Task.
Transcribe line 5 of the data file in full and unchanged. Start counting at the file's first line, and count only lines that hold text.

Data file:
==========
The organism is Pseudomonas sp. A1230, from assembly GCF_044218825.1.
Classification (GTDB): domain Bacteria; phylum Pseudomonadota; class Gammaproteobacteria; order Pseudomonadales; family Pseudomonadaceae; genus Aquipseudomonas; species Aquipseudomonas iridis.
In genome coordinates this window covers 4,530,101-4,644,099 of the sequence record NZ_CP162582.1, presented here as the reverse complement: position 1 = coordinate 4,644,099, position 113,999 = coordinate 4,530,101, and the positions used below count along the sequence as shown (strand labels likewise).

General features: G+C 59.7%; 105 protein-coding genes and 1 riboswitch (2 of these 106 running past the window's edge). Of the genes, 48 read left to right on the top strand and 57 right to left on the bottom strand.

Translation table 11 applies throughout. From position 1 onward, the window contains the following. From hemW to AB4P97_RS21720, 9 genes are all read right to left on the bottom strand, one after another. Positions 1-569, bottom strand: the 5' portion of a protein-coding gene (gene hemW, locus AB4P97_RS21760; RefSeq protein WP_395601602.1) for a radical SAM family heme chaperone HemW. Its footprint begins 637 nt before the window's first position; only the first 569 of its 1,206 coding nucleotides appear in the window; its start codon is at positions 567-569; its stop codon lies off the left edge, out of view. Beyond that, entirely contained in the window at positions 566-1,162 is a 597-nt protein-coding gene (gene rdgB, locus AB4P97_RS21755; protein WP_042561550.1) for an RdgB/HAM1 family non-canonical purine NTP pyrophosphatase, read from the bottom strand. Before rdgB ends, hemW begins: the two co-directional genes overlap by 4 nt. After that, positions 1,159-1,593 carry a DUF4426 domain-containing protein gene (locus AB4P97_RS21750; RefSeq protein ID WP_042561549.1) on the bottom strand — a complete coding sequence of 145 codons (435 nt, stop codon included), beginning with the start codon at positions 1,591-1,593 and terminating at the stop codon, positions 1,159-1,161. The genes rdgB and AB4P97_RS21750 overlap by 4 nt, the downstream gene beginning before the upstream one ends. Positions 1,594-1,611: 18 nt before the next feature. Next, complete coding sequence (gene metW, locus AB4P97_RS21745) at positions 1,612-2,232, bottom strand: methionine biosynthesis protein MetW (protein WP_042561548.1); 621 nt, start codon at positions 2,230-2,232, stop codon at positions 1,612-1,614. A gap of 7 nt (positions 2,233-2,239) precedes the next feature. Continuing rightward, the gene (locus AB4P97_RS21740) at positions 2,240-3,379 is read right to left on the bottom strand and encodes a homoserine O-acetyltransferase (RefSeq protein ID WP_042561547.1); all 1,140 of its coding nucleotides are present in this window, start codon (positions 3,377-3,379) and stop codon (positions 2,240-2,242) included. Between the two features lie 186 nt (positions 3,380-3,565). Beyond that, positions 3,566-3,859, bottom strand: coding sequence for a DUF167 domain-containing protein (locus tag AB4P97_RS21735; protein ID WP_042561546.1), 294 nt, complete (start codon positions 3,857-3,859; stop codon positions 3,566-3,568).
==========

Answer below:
Translation table 11 applies throughout. From position 1 onward, the window contains the following. From hemW to AB4P97_RS21720, 9 genes are all read right to left on the bottom strand, one after another. Positions 1-569, bottom strand: the 5' portion of a protein-coding gene (gene hemW, locus AB4P97_RS21760; RefSeq protein WP_395601602.1) for a radical SAM family heme chaperone HemW. Its footprint begins 637 nt before the window's first position; only the first 569 of its 1,206 coding nucleotides appear in the window; its start codon is at positions 567-569; its stop codon lies off the left edge, out of view. Beyond that, entirely contained in the window at positions 566-1,162 is a 597-nt protein-coding gene (gene rdgB, locus AB4P97_RS21755; protein WP_042561550.1) for an RdgB/HAM1 family non-canonical purine NTP pyrophosphatase, read from the bottom strand. Before rdgB ends, hemW begins: the two co-directional genes overlap by 4 nt. After that, positions 1,159-1,593 carry a DUF4426 domain-containing protein gene (locus AB4P97_RS21750; RefSeq protein ID WP_042561549.1) on the bottom strand — a complete coding sequence of 145 codons (435 nt, stop codon included), beginning with the start codon at positions 1,591-1,593 and terminating at the stop codon, positions 1,159-1,161. The genes rdgB and AB4P97_RS21750 overlap by 4 nt, the downstream gene beginning before the upstream one ends. Positions 1,594-1,611: 18 nt before the next feature. Next, complete coding sequence (gene metW, locus AB4P97_RS21745) at positions 1,612-2,232, bottom strand: methionine biosynthesis protein MetW (protein WP_042561548.1); 621 nt, start codon at positions 2,230-2,232, stop codon at positions 1,612-1,614. A gap of 7 nt (positions 2,233-2,239) precedes the next feature. Continuing rightward, the gene (locus AB4P97_RS21740) at positions 2,240-3,379 is read right to left on the bottom strand and encodes a homoserine O-acetyltransferase (RefSeq protein ID WP_042561547.1); all 1,140 of its coding nucleotides are present in this window, start codon (positions 3,377-3,379) and stop codon (positions 2,240-2,242) included. Between the two features lie 186 nt (positions 3,380-3,565). Beyond that, positions 3,566-3,859, bottom strand: coding sequence for a DUF167 domain-containing protein (locus tag AB4P97_RS21735; protein ID WP_042561546.1), 294 nt, complete (start codon positions 3,857-3,859; stop codon positions 3,566-3,568).